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Yorke Peninsula farmers watch out for threatened goanna.

News article |

From Corny Point to Foul Bay, farmers and locals are keeping a watchful eye out for the locally endangered Heath Goanna, as part of a special study on Southern Yorke Peninsula.

Once found in southern Australia from Perth to Sydney, the Heath Goanna has largely disappeared from the Australian mainland.

”I would really like to thank landholders for allowing us to set up monitoring sites on their land and for reporting sightings past and present,” said Natural Resources Northern and Yorke (NRNY) Regional Ecologist Lee Heard.

More than thirty landholders are taking part in the Heath Goanna Study, with seventy monitoring sites established on Southern Yorke Peninsula. The project is funded by the Australian Government and Northern and Yorke NRM Board.

“The Heath Goanna is the largest native, land-living predator on Yorke Peninsula,” Ms Heard said. “The goannas eat carrion, small birds and mammals, reptiles, insects, spiders and eggs.”

Also known as Rosenberg’s Goanna, heath goannas move between remnant patches of native vegetation to find food and maintain breeding populations.

During late summer, females lay their eggs in active termite mounds. “The mound is the perfect incubator,” Ms Heard said,” providing the right temperature and humidity until the young goannas hatch out in the spring.”

Heath Goanna habitat has become fragmented across much of the animal’s former range. Termite mounds, fallen logs and other critical resources disappeared as land was cleared for cropping and grazing.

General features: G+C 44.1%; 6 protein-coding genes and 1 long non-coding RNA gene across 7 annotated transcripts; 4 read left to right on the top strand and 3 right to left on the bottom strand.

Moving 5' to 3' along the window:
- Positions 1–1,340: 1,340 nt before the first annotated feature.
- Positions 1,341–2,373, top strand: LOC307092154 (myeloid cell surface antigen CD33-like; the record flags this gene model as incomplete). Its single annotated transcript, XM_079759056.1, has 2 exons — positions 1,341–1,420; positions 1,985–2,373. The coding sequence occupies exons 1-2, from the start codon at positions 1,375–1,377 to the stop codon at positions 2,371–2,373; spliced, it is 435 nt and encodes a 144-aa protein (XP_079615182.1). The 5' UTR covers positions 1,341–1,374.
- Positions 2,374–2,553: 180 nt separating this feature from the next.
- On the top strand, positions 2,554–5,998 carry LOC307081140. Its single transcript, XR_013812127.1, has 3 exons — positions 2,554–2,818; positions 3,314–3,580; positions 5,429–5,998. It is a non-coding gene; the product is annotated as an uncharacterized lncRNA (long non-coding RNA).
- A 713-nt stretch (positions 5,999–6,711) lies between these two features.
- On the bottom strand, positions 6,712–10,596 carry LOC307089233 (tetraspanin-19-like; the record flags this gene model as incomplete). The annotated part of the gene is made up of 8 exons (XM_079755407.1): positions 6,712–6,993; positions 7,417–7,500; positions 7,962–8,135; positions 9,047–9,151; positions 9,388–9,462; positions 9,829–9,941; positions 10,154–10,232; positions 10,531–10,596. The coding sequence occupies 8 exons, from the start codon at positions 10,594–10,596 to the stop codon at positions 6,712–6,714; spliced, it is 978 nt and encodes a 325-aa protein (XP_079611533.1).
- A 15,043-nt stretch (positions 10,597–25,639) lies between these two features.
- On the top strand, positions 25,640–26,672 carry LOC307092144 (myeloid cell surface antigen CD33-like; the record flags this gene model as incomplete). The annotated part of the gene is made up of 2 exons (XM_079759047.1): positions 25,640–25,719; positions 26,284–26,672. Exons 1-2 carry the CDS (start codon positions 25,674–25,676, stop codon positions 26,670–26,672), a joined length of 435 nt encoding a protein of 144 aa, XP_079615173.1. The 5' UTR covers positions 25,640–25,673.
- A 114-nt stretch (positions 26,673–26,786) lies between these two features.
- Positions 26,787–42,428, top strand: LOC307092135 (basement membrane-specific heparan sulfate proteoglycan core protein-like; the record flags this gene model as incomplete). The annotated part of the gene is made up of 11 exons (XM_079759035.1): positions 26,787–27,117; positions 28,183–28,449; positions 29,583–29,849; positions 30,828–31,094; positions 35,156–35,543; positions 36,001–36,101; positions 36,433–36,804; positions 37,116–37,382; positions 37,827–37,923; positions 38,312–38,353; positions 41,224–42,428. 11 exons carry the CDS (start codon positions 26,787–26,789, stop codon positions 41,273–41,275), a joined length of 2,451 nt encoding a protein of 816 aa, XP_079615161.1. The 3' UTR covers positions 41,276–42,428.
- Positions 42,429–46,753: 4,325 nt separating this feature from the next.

During this summer, local farmers, landholders, council officers and NRNY staff reported fifteen sightings, five of which have been confirmed as heath goannas. With only two official records on Yorke Peninsula prior to April 2014 when the study began, researchers are encouraged by the recent sightings.

“We need to know where they are so we can improve their habitat and manage threats to their survival,” Ms Heard said.

She is appealing to anyone who sees live goannas or passes a fresh goanna carcass on the road to stop and take a few photos on their smart phone or camera, record the location, date and time, and forward the information to

“Although we prefer sightings of live animals, even road-kill can provide valuable information for such a rare species,” said Ms Heard.

“With two different goanna species on SYP, it’s a good idea to get photos. That way we can confirm the sighting and enter it onto our database.”

For more information about the Heath Goanna Study contact NRNY on (08) 8841 3444.

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